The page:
Frequency tables, diagrams, bar charts and histograms

Students may be familiar with drawing a range of charts, diagrams and graphs but may have less experience interpreting exactly what they mean. Use questions to challenge students understanding of the key features of a chart or graph. Ask students to state how the chart or graph supports their comments. Ask them to give examples of the most important features and maybe some less important ones that may not be immediately apparent.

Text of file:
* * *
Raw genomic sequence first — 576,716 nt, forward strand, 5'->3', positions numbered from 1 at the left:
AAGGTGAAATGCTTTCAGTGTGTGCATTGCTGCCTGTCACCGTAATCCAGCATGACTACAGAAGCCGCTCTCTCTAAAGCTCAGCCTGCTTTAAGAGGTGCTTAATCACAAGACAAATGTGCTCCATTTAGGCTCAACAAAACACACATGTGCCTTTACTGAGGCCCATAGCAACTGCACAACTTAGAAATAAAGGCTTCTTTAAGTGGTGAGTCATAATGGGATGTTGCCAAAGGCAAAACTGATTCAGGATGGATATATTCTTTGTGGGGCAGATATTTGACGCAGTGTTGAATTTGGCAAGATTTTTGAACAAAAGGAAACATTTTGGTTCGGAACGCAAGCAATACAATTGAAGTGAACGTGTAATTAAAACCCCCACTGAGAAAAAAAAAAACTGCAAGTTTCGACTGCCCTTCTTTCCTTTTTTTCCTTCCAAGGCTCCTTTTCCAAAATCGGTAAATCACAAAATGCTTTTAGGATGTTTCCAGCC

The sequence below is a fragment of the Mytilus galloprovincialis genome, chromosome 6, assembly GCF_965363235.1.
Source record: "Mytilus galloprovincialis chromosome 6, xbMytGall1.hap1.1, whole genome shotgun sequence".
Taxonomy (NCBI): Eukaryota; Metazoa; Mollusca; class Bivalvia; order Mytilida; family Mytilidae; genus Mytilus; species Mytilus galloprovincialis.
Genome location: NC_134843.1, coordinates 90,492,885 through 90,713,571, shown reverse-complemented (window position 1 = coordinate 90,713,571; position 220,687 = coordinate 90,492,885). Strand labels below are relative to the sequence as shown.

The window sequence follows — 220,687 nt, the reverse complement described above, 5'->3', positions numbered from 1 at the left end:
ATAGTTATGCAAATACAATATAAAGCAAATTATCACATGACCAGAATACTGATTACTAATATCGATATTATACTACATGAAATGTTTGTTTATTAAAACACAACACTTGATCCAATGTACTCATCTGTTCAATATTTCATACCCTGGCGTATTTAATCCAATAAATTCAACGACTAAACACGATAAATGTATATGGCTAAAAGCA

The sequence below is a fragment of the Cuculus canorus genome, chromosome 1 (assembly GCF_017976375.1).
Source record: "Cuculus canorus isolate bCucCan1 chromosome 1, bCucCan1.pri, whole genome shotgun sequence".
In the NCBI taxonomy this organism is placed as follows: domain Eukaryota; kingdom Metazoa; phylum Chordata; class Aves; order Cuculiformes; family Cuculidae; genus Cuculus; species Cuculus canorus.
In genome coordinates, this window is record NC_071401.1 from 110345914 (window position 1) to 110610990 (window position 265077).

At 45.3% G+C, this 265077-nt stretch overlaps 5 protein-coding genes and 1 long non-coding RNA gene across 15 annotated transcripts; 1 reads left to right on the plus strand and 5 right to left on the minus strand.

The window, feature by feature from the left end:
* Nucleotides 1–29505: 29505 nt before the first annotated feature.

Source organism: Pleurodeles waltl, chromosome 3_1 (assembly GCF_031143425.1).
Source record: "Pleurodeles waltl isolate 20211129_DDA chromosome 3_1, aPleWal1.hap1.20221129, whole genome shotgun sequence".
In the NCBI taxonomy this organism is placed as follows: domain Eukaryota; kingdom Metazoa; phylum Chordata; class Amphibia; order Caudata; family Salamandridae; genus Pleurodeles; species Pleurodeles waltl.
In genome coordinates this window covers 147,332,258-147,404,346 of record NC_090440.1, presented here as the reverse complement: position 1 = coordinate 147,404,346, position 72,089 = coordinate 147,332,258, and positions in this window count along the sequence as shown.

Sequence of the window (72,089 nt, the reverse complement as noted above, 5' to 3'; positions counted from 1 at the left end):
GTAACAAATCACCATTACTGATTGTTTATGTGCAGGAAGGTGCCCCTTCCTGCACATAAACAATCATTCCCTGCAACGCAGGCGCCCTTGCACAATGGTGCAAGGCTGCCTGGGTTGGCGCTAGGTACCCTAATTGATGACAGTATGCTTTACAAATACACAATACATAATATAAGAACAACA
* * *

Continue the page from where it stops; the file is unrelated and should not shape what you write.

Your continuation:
The use of histograms is referred to under the section Health, disease and the development of medicines
Students are often confused about the difference between a histogram and a bar chart. This is can be reinforced by some text books and web links they see. A frequency diagram should only be referred to as a bar chart if it refers to discrete data.

Students often use graphs from packages like Excel without really thinking about whether they are suitable and often spreadsheet programs are rather cumbersome in creating suitable graphs for science lessons and contexts.

The need for these skills is most likely to occur in the Biology sections where it may well take the form or presenting and extracting data from in the Ecosystems topic as well as extracting data from graphs in the Coordination and Control topic.